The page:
Church scare

Sweet notes: Blenheim pianist Malcolm Tomes
Sweet notes: Blenheim pianist Malcolm Tomes

"God is angry" Nelson Christ Church Cathedral parishioners murmured after the 6.5 earthquake interrupted an Evensong service last Sunday.

Blenheim freelance organist Malcolm Tomes had already played the first hymn and Dean Nick Kirk was halfway through a prayer when everything started to shake.

The steel console holding the organ bench is raised about 4 metres above the choir stalls and shudders when a narrow, spiral staircase to reach it is being climbed.

"So I thought someone was coming up the stairs to tell me there was a change of order, or they were going to cut the fourth hymn.

"Then it progressed into something a lot worse. I looked up and directly above me was a huge stone lintel holding the curve of the roof."

If it fell, he knew he would be a "goner".

Malcolm had all of the stops on the organ ready to start the next hymn and knew that if he leapt off the bench to shelter under its three keyboards, he would land on its pedals and generate "an awful, deep, thunderous noise".

"I slid off the bench and crouched in the organ loft at the top of the spiral staircase and hoped [the earthquake] didn't progress any further."

As the shaking subsided, he heard fast footprints below, the cathedral's western doors being opened and a general hubbub in the pews.

"After one or two pertinent comments . . . we progressed through the service."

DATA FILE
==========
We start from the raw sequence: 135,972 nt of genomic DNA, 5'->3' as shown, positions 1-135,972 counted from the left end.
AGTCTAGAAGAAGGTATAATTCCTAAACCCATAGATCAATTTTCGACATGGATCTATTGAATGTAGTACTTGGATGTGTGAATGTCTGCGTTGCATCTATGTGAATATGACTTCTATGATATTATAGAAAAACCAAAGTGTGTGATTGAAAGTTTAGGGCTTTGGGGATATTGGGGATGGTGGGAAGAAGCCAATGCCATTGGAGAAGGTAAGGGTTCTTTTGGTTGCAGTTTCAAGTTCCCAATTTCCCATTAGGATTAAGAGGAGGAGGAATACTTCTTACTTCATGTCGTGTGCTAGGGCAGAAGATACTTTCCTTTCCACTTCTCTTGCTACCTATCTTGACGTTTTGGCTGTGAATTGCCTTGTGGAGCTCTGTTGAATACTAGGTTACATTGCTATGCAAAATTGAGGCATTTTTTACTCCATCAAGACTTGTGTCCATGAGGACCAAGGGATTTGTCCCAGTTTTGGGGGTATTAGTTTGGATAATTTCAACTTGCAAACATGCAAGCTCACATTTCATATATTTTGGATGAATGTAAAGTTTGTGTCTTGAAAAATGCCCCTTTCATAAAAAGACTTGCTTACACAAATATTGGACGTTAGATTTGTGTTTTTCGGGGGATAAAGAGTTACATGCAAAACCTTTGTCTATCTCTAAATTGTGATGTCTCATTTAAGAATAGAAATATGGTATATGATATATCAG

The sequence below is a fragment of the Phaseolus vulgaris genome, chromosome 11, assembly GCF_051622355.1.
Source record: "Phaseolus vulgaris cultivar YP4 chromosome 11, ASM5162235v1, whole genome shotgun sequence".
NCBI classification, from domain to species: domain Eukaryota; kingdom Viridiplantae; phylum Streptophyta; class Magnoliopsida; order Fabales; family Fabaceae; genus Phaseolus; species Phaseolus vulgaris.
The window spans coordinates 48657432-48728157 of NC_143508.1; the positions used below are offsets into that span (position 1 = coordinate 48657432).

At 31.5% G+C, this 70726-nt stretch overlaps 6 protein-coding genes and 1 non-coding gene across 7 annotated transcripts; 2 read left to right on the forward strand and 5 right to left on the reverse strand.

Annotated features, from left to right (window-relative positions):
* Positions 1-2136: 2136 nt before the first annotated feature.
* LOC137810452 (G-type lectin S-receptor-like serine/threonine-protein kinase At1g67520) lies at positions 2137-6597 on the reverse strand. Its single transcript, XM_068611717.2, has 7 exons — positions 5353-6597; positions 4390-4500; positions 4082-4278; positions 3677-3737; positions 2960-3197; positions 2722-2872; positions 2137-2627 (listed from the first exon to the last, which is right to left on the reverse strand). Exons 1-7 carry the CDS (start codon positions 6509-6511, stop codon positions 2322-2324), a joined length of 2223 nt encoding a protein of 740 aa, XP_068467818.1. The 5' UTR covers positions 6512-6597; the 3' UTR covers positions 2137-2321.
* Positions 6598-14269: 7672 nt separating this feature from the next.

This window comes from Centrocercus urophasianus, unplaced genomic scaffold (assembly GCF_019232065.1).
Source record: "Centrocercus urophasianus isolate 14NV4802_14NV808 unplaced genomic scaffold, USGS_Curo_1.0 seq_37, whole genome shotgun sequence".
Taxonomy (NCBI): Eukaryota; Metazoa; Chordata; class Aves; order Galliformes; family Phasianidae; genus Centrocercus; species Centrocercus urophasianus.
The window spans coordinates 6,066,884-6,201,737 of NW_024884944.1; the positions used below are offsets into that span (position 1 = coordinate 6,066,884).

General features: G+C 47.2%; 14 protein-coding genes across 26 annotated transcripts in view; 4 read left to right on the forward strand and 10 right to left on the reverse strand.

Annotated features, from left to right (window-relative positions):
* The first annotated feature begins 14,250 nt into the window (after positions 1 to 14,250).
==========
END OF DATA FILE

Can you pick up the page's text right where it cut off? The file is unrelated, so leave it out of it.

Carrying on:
Malcolm and his wife Christabel drove back to Blenheim immediately after the service and were surprised that there were no slips or fallen rocks on the highway to slow their journey.

Sunday's experience is one Christabel hopes she doesn't have again although the cathedral, built by T H Barnes from Blenheim, had felt stable. And church banter had been lovely, she says.

A Wellington man in the congregation used his iPhone and announced the earthquake's GeoNet recording as "5.6," then later "7.1". Its magnitude was later confirmed as 6.5.

"And the dean was praying for everyone and started to say: ‘We pray when we get the next big one . . .' and an elderly lady interrupted, ‘Oh Nick, we don't need that."

The Tomes are personally prepared for a big one, though. Fragile valuables in their home have been moved to floor level; an emergency kit contains water, food and torches; and spare bedding is packed in the car which they are parking outside.

The Marlborough Express